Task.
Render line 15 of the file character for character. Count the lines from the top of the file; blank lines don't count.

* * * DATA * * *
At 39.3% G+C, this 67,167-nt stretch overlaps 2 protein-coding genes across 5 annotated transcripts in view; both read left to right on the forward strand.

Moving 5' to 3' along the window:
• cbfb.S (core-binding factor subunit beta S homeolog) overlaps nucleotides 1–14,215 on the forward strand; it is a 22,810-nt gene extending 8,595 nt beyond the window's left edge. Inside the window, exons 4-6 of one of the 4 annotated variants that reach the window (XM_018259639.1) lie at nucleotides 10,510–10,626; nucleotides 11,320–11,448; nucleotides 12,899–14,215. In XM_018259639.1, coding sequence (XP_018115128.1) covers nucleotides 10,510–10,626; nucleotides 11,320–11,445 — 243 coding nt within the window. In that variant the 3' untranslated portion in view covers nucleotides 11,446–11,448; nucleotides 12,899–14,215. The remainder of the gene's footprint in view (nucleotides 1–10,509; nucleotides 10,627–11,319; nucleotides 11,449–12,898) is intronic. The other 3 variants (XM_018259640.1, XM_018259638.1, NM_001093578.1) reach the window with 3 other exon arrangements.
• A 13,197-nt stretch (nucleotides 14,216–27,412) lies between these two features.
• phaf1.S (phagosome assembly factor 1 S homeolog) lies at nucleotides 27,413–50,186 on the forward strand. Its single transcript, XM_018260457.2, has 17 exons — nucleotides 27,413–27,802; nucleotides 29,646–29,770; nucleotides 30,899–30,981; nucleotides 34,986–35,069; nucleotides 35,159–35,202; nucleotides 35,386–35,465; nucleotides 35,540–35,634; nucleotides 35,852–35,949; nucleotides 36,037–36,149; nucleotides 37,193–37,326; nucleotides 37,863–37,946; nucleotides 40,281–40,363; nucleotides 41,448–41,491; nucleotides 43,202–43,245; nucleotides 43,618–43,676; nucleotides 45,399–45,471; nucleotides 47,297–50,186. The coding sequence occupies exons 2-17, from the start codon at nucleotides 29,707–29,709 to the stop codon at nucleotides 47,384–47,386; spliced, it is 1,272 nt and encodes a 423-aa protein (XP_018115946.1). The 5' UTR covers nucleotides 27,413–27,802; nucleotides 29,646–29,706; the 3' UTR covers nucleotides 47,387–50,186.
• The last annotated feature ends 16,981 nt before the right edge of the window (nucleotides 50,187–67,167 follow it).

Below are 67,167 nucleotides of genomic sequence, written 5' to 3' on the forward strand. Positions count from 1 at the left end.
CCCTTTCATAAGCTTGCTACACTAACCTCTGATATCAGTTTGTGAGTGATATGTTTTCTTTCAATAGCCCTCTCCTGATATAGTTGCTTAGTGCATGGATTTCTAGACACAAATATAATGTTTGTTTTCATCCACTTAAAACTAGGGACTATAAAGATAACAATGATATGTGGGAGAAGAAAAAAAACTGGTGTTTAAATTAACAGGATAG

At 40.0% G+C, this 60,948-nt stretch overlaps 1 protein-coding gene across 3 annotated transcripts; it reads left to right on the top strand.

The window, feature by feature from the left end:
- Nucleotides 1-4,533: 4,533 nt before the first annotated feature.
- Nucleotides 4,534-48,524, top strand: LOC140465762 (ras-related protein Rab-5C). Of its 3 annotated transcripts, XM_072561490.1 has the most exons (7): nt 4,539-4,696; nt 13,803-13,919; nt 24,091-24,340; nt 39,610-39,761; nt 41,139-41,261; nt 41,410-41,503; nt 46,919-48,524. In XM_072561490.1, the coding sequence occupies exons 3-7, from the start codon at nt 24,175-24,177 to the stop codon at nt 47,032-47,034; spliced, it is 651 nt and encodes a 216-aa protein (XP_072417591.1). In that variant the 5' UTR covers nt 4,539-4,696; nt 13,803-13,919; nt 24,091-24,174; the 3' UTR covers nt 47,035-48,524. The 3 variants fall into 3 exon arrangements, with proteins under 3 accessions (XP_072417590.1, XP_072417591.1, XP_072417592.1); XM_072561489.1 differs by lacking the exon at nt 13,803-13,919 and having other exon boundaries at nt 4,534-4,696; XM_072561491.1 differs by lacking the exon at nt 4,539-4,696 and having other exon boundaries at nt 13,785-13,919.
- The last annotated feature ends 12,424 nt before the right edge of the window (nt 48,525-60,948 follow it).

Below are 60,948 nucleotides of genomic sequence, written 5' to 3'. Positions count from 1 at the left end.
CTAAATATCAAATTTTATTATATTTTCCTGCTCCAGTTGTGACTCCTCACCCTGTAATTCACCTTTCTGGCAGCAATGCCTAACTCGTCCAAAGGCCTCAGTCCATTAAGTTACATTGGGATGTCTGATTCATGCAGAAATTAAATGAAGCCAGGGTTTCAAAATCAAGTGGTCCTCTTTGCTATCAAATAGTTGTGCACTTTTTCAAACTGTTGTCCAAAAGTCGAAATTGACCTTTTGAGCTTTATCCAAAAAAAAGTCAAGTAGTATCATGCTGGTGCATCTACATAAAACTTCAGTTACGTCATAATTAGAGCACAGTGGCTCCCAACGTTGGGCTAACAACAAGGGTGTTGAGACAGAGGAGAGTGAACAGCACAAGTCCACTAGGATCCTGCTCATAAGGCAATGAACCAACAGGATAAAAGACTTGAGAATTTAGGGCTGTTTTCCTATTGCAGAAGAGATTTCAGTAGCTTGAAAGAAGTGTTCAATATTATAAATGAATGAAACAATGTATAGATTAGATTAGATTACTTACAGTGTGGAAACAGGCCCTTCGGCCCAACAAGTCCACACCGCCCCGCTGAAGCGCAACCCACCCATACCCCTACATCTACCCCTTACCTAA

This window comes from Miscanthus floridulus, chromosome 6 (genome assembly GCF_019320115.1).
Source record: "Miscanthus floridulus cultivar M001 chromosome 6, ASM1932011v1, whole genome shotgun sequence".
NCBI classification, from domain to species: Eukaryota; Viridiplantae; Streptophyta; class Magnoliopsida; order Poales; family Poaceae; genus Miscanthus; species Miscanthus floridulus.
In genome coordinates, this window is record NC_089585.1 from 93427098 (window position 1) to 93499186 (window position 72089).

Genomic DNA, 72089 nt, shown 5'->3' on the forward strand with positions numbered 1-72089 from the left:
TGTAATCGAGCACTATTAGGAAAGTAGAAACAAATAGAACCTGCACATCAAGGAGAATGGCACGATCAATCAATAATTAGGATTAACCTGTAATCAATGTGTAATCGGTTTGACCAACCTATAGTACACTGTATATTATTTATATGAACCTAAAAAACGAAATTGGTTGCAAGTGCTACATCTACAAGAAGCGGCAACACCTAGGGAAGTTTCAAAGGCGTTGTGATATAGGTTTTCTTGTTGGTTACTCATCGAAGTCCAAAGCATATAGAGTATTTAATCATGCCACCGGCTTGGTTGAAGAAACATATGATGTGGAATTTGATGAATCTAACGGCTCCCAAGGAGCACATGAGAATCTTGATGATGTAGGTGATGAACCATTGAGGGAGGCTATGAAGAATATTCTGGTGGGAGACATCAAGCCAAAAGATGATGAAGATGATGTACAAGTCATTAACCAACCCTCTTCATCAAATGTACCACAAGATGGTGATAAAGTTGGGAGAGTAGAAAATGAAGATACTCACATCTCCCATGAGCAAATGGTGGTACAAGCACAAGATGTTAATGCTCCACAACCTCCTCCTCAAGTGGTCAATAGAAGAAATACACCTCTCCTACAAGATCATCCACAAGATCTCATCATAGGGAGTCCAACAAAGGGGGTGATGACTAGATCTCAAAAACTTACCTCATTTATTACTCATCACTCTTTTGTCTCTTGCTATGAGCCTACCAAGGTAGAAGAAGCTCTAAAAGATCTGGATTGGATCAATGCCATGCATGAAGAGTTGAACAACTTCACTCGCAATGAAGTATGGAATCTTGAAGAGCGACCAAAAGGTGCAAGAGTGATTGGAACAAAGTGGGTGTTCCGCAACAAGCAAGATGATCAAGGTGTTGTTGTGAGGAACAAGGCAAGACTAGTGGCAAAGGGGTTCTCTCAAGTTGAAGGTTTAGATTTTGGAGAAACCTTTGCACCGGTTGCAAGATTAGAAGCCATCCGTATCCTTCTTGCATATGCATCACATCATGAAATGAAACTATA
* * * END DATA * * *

CTAAATATCAAATTTTATTATATTTTCCTGCTCCAGTTGTGACTCCTCACCCTGTAATTCACCTTTCTGGCAGCAATGCCTAACTCGTCCAAAGGCCTCAGTCCATTAAGTTACATTGGGATGTCTGATTCATGCAGAAATTAAATGAAGCCAGGGTTTCAAAATCAAGTGGTCCTCTTTGCTATCAAATAGTTGTGCACTTTTTCAAACTGTTGTCCAAAAGTCGAAATTGACCTTTTGAGCTTTATCCAAAAAAAAGTCAAGTAGTATCATGCTGGTGCATCTACATAAAACTTCAGTTACGTCATAATTAGAGCACAGTGGCTCCCAACGTTGGGCTAACAACAAGGGTGTTGAGACAGAGGAGAGTGAACAGCACAAGTCCACTAGGATCCTGCTCATAAGGCAATGAACCAACAGGATAAAAGACTTGAGAATTTAGGGCTGTTTTCCTATTGCAGAAGAGATTTCAGTAGCTTGAAAGAAGTGTTCAATATTATAAATGAATGAAACAATGTATAGATTAGATTAGATTACTTACAGTGTGGAAACAGGCCCTTCGGCCCAACAAGTCCACACCGCCCCGCTGAAGCGCAACCCACCCATACCCCTACATCTACCCCTTACCTAA